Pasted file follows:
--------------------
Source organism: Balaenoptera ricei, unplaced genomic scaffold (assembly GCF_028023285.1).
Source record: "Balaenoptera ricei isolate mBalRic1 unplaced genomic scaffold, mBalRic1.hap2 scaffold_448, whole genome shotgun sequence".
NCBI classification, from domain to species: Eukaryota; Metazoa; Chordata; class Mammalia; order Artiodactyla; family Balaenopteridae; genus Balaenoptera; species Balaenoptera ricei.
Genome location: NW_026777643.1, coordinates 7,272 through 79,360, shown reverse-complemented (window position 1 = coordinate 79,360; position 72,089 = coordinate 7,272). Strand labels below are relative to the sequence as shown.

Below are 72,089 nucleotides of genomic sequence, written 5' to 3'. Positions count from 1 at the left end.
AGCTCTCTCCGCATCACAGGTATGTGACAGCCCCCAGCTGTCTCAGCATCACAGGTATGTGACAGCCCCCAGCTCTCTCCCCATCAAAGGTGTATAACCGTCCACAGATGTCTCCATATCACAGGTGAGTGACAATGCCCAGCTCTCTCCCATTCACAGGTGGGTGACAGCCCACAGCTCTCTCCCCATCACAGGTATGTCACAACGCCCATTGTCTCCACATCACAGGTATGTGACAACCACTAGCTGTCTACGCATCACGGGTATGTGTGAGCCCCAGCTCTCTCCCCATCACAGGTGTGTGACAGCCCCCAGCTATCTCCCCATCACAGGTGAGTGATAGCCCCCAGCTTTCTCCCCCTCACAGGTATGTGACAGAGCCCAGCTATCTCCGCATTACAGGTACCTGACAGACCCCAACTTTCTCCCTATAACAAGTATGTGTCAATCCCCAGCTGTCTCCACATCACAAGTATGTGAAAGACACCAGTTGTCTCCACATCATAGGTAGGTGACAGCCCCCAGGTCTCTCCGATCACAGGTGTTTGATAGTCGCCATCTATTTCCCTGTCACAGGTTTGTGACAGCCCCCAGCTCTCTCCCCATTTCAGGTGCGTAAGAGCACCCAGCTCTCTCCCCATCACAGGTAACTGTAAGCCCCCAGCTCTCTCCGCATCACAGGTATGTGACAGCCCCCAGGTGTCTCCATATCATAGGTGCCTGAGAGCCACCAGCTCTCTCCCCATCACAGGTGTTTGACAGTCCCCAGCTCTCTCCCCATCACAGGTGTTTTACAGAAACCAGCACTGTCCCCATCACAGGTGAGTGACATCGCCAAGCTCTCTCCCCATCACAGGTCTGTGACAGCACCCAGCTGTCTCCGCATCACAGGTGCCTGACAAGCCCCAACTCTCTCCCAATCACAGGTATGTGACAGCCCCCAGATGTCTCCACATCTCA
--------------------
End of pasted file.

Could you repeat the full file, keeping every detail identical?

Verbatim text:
Source organism: Balaenoptera ricei, unplaced genomic scaffold (assembly GCF_028023285.1).
Source record: "Balaenoptera ricei isolate mBalRic1 unplaced genomic scaffold, mBalRic1.hap2 scaffold_448, whole genome shotgun sequence".
NCBI classification, from domain to species: Eukaryota; Metazoa; Chordata; class Mammalia; order Artiodactyla; family Balaenopteridae; genus Balaenoptera; species Balaenoptera ricei.
Genome location: NW_026777643.1, coordinates 7,272 through 79,360, shown reverse-complemented (window position 1 = coordinate 79,360; position 72,089 = coordinate 7,272). Strand labels below are relative to the sequence as shown.

Below are 72,089 nucleotides of genomic sequence, written 5' to 3'. Positions count from 1 at the left end.
AGCTCTCTCCGCATCACAGGTATGTGACAGCCCCCAGCTGTCTCAGCATCACAGGTATGTGACAGCCCCCAGCTCTCTCCCCATCAAAGGTGTATAACCGTCCACAGATGTCTCCATATCACAGGTGAGTGACAATGCCCAGCTCTCTCCCATTCACAGGTGGGTGACAGCCCACAGCTCTCTCCCCATCACAGGTATGTCACAACGCCCATTGTCTCCACATCACAGGTATGTGACAACCACTAGCTGTCTACGCATCACGGGTATGTGTGAGCCCCAGCTCTCTCCCCATCACAGGTGTGTGACAGCCCCCAGCTATCTCCCCATCACAGGTGAGTGATAGCCCCCAGCTTTCTCCCCCTCACAGGTATGTGACAGAGCCCAGCTATCTCCGCATTACAGGTACCTGACAGACCCCAACTTTCTCCCTATAACAAGTATGTGTCAATCCCCAGCTGTCTCCACATCACAAGTATGTGAAAGACACCAGTTGTCTCCACATCATAGGTAGGTGACAGCCCCCAGGTCTCTCCGATCACAGGTGTTTGATAGTCGCCATCTATTTCCCTGTCACAGGTTTGTGACAGCCCCCAGCTCTCTCCCCATTTCAGGTGCGTAAGAGCACCCAGCTCTCTCCCCATCACAGGTAACTGTAAGCCCCCAGCTCTCTCCGCATCACAGGTATGTGACAGCCCCCAGGTGTCTCCATATCATAGGTGCCTGAGAGCCACCAGCTCTCTCCCCATCACAGGTGTTTGACAGTCCCCAGCTCTCTCCCCATCACAGGTGTTTTACAGAAACCAGCACTGTCCCCATCACAGGTGAGTGACATCGCCAAGCTCTCTCCCCATCACAGGTCTGTGACAGCACCCAGCTGTCTCCGCATCACAGGTGCCTGACAAGCCCCAACTCTCTCCCAATCACAGGTATGTGACAGCCCCCAGATGTCTCCACATCTCA